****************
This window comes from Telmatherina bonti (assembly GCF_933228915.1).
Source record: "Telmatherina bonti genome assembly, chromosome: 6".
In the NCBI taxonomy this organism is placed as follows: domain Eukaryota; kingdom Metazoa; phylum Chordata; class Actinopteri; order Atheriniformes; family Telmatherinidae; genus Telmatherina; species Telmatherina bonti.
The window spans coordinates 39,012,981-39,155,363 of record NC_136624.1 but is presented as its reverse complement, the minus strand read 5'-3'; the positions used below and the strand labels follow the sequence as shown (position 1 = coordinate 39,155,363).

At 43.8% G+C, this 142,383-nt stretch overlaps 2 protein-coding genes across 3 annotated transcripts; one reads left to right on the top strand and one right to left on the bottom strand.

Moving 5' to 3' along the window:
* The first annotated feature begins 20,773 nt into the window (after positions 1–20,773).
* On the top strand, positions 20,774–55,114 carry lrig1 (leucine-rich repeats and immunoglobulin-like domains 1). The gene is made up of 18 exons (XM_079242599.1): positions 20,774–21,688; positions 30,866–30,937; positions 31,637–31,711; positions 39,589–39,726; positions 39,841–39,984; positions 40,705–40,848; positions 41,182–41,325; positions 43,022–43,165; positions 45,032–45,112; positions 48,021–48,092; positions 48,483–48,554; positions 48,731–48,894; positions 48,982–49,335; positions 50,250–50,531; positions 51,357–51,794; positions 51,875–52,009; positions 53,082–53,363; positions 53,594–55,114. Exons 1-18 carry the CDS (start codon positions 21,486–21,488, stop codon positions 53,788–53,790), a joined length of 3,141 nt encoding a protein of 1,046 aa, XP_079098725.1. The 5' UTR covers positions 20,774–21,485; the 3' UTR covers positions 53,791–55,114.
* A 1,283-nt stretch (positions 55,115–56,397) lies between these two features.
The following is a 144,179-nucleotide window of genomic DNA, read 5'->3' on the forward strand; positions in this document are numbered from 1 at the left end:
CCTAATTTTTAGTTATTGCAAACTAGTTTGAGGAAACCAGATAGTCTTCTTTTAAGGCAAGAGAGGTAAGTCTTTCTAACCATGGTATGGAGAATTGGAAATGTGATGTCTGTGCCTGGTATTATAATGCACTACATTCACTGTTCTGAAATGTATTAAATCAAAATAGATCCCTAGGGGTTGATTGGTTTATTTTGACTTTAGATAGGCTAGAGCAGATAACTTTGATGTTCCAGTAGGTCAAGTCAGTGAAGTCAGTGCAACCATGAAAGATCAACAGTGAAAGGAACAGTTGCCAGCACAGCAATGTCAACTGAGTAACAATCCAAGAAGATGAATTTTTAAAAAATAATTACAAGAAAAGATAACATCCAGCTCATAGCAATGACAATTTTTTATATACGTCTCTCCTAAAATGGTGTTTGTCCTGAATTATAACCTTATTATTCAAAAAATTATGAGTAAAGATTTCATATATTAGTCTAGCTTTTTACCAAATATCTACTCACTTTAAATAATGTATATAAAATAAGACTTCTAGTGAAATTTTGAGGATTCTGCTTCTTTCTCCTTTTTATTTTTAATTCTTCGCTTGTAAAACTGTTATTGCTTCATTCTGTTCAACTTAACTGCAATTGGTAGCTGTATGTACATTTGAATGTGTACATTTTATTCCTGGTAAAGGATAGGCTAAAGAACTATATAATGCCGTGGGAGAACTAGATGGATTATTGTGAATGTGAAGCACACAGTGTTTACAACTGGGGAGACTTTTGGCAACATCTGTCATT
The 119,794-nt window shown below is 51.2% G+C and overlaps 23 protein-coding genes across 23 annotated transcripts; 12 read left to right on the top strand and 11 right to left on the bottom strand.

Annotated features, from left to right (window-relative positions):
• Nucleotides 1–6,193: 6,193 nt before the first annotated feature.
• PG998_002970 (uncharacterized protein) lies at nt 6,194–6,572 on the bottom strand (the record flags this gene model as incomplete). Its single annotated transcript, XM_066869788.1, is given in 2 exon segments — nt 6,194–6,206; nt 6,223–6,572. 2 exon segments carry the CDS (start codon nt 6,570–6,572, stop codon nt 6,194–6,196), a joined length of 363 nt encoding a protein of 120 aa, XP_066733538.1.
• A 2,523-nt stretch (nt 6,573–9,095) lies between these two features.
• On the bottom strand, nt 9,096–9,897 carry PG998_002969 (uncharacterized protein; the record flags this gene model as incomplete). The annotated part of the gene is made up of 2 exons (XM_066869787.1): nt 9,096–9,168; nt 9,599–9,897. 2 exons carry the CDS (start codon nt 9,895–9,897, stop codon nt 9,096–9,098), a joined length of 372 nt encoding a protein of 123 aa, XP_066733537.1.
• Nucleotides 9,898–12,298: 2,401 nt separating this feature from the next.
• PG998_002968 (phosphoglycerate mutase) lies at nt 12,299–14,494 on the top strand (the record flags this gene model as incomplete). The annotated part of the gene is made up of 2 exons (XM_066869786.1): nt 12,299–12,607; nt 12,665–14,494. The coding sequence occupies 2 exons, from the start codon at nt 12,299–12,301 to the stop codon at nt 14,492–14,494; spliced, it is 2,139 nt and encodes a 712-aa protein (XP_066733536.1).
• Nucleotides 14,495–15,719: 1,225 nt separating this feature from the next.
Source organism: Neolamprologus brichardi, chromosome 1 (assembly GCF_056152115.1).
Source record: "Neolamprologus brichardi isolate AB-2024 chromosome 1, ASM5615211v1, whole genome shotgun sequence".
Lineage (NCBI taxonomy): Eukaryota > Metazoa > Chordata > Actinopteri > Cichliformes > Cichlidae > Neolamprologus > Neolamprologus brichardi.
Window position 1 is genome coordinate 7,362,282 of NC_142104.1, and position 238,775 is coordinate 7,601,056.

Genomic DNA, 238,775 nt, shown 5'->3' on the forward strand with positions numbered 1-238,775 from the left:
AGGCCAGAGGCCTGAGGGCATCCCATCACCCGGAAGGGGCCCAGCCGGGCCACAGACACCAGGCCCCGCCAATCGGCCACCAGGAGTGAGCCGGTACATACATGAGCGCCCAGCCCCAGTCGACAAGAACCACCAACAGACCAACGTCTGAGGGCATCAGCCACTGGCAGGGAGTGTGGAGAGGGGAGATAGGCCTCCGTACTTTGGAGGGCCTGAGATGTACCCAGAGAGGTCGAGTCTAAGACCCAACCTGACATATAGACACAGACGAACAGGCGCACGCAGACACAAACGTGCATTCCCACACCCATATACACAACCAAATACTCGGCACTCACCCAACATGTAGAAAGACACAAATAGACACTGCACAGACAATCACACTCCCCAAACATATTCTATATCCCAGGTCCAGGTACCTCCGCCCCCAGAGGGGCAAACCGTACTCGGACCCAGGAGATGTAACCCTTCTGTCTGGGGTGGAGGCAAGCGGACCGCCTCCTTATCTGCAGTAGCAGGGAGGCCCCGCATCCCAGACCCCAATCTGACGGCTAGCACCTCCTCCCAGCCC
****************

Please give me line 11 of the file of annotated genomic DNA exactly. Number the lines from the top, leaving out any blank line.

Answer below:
CCTAATTTTTAGTTATTGCAAACTAGTTTGAGGAAACCAGATAGTCTTCTTTTAAGGCAAGAGAGGTAAGTCTTTCTAACCATGGTATGGAGAATTGGAAATGTGATGTCTGTGCCTGGTATTATAATGCACTACATTCACTGTTCTGAAATGTATTAAATCAAAATAGATCCCTAGGGGTTGATTGGTTTATTTTGACTTTAGATAGGCTAGAGCAGATAACTTTGATGTTCCAGTAGGTCAAGTCAGTGAAGTCAGTGCAACCATGAAAGATCAACAGTGAAAGGAACAGTTGCCAGCACAGCAATGTCAACTGAGTAACAATCCAAGAAGATGAATTTTTAAAAAATAATTACAAGAAAAGATAACATCCAGCTCATAGCAATGACAATTTTTTATATACGTCTCTCCTAAAATGGTGTTTGTCCTGAATTATAACCTTATTATTCAAAAAATTATGAGTAAAGATTTCATATATTAGTCTAGCTTTTTACCAAATATCTACTCACTTTAAATAATGTATATAAAATAAGACTTCTAGTGAAATTTTGAGGATTCTGCTTCTTTCTCCTTTTTATTTTTAATTCTTCGCTTGTAAAACTGTTATTGCTTCATTCTGTTCAACTTAACTGCAATTGGTAGCTGTATGTACATTTGAATGTGTACATTTTATTCCTGGTAAAGGATAGGCTAAAGAACTATATAATGCCGTGGGAGAACTAGATGGATTATTGTGAATGTGAAGCACACAGTGTTTACAACTGGGGAGACTTTTGGCAACATCTGTCATT